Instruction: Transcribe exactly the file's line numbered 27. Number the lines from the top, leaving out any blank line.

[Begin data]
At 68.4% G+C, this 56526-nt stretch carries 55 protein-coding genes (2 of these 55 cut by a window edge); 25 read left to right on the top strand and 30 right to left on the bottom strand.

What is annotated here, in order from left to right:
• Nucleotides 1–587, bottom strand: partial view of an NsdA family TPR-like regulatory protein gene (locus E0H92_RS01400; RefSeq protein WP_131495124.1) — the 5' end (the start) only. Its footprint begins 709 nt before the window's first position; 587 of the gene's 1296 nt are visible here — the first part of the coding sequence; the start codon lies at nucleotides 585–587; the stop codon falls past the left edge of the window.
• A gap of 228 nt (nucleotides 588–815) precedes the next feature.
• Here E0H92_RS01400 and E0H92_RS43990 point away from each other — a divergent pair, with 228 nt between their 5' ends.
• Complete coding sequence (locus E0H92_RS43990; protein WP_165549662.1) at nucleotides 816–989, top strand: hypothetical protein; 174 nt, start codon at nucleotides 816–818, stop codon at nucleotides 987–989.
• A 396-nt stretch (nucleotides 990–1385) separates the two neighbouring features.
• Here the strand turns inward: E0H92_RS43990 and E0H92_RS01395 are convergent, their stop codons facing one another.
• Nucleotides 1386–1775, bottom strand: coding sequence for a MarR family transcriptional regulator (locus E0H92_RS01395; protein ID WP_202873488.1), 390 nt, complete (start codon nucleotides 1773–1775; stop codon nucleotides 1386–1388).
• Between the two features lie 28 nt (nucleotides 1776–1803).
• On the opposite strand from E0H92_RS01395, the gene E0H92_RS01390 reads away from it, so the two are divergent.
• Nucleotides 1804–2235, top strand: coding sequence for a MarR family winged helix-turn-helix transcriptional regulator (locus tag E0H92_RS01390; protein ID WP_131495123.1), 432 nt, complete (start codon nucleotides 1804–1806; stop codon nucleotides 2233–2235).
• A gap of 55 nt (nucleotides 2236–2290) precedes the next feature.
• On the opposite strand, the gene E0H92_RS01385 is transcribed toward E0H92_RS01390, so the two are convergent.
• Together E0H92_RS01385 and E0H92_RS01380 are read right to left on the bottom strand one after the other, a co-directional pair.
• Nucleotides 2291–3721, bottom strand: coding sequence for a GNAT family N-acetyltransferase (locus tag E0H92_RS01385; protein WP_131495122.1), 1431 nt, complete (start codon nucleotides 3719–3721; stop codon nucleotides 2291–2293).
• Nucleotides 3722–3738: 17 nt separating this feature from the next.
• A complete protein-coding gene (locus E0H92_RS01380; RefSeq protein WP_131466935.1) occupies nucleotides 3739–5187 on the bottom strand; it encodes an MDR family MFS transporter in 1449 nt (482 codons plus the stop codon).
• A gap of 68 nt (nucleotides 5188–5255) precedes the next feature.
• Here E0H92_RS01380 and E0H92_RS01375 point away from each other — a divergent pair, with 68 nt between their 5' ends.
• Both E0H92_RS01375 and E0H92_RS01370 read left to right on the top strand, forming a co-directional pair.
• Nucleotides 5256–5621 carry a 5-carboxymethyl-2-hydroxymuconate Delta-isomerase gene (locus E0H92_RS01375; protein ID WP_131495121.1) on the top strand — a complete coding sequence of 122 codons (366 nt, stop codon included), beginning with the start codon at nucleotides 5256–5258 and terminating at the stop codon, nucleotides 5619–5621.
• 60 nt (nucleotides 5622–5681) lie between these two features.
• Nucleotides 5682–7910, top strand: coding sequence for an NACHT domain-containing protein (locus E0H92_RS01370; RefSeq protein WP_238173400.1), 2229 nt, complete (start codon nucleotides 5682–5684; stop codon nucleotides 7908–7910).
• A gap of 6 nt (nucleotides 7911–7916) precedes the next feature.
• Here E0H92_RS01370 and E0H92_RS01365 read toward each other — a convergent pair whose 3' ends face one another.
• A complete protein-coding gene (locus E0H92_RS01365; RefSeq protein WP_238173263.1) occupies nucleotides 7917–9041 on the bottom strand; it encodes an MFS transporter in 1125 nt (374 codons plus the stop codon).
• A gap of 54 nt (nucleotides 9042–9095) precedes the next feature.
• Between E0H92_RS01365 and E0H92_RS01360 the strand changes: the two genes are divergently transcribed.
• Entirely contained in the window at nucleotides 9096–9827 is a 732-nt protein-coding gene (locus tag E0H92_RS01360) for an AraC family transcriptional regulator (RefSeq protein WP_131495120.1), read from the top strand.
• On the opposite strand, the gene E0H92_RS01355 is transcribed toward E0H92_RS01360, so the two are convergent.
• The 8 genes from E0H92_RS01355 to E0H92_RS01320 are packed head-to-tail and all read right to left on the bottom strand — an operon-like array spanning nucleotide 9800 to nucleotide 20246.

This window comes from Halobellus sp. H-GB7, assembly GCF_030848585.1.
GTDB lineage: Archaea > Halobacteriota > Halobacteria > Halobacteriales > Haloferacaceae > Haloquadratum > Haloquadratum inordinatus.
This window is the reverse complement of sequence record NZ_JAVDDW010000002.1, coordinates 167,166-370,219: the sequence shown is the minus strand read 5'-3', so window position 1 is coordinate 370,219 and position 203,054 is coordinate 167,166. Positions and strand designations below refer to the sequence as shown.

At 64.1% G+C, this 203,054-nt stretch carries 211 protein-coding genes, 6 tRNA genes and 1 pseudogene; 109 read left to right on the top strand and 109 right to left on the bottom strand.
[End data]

• A complete protein-coding gene (locus E0H92_RS01365; RefSeq protein WP_238173263.1) occupies nucleotides 7917–9041 on the bottom strand; it encodes an MFS transporter in 1125 nt (374 codons plus the stop codon).